DOB: 17 February 1963
Place of birth: Brooklyn, New York (USA)
Position: Shooting Guard
The athlete commonly referred to as ‘arguably the greatest basketball player ever’ has achieved just about everything there was for him to do in the game – at the college level, in the professional ranks and internationally.
The only thing missing from Michael Jordan’s never-ending list of accomplishments is the fact that he never played in (and therefore never won) a FIBA World Championship.
That aside, he has done it all – several times over.
From a team standpoint, Jordan led the Chicago Bulls to six NBA Championships in eight years (1991-1993 and 1996-1998), won two Olympic gold medals (1984 and 1992) and, as a freshman, hit the game-winning shot to clinch North Carolina’s second NCAA Championship (1982).
In terms of individual accolades, he has won far too many to even begin listing them all. The ones that stand out the most include being named the NBA’s regular season MVP five times and Finals MVP six times and leading the league in scoring 10 times.
He was named one of the 50 Greatest Players in NBA history in 1997. His career scoring average of 30.12 points per game is the highest by any player and is unlikely to ever be matched or bettered.
His level of fame worldwide sky-rocketed when he lined up alongside Magic Johnson, Larry Bird to headline the Dream Team that won gold in spectacular fashion at the 1992 Barcelona Olympics. Jordan had won his first Olympic gold eight years earlier, at the Los Angeles Games.
Jordan, though, had humble beginnings in the game. As a sophomore in high school, he failed to make his varsity team. He used that disappointment as a motivation and driving force to be the best at everything he did. He would lead the varsity team in his junior and senior years and then stay close to home by playing at the University of North Carolina at Chapel Hill.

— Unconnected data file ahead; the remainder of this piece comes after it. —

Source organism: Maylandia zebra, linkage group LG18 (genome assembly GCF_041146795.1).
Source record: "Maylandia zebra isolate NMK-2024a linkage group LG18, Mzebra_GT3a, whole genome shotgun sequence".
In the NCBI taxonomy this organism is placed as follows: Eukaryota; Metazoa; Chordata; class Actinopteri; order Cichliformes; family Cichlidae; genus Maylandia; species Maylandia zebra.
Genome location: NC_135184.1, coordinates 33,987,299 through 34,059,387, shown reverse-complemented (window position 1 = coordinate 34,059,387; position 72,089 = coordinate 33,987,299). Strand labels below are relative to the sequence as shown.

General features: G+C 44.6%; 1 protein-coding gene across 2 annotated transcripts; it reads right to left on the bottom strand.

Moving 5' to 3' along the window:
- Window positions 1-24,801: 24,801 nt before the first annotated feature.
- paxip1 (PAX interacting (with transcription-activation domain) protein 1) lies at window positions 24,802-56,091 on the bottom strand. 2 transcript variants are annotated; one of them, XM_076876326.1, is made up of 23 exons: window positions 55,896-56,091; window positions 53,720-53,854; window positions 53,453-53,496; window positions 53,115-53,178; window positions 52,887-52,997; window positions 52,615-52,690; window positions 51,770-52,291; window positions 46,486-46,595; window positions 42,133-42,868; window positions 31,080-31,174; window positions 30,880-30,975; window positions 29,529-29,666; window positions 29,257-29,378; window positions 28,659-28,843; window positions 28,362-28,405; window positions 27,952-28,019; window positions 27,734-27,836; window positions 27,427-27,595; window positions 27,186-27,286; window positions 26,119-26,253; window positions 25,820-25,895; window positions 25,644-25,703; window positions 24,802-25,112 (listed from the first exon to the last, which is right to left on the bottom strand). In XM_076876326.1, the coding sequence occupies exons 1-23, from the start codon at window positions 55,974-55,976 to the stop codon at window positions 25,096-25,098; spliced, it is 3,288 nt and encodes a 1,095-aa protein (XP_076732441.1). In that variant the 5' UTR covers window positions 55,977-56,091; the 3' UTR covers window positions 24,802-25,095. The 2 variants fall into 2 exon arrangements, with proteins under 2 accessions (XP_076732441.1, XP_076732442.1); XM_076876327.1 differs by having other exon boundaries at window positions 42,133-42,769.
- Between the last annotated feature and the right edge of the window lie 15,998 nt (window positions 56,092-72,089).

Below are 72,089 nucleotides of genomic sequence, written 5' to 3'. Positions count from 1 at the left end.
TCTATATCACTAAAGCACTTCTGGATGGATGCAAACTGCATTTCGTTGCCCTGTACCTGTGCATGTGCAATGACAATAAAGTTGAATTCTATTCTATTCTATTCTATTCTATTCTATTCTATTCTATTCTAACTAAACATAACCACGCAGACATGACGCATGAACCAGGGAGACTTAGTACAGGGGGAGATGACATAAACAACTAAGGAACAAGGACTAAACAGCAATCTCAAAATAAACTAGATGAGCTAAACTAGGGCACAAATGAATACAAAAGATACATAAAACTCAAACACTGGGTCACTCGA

He described the winning shot against Georgetown in the 1982 NCAA championship game as the turning point in his career.
Selected by the Chicago Bulls with the third pick in the 1984 NBA draft, Jordan was a fan favourite right from the start and would become one of the most recognisable faces in America – and soon the world – thanks to endorsement deals and TV commercials with brands such as Nike, Coca Cola, McDonalds, Wheaties and Hanes.
He was one of the NBA’s leading stars, scoring at will and featuring routinely on NBA highlight reels. However, his individual success didn’t immediately result into that of the team. It wasn’t until the late 1980s that the Bulls became a serious contender.
But after they won their first championship in 1991, Jordan made sure it became a habit. Chicago won three titles in a row before their star player retired following the death of his father. He tried his hand at baseball before returning to basketball late in the 1994-1995 season.
The Bulls would regain their championship form, winning three more from 1996 to 1998. Jordan retired for a second time after the last title.
In 2001, Jordan came out of retirement once again, this time wearing the colours of the Washington Wizards, who he had served as part owner and President of Basketball Operations. He played two seasons but was unable to get the team to the playoffs.
In 2006, he bought a minority stake in the Charlotte Bobcats, the NBA franchise in his home state of North Carolina.
In March of this year, he acquired the franchise from Robert L Johnson and became the second African-American to own a controlling interest of a major sports team after Johnson himself.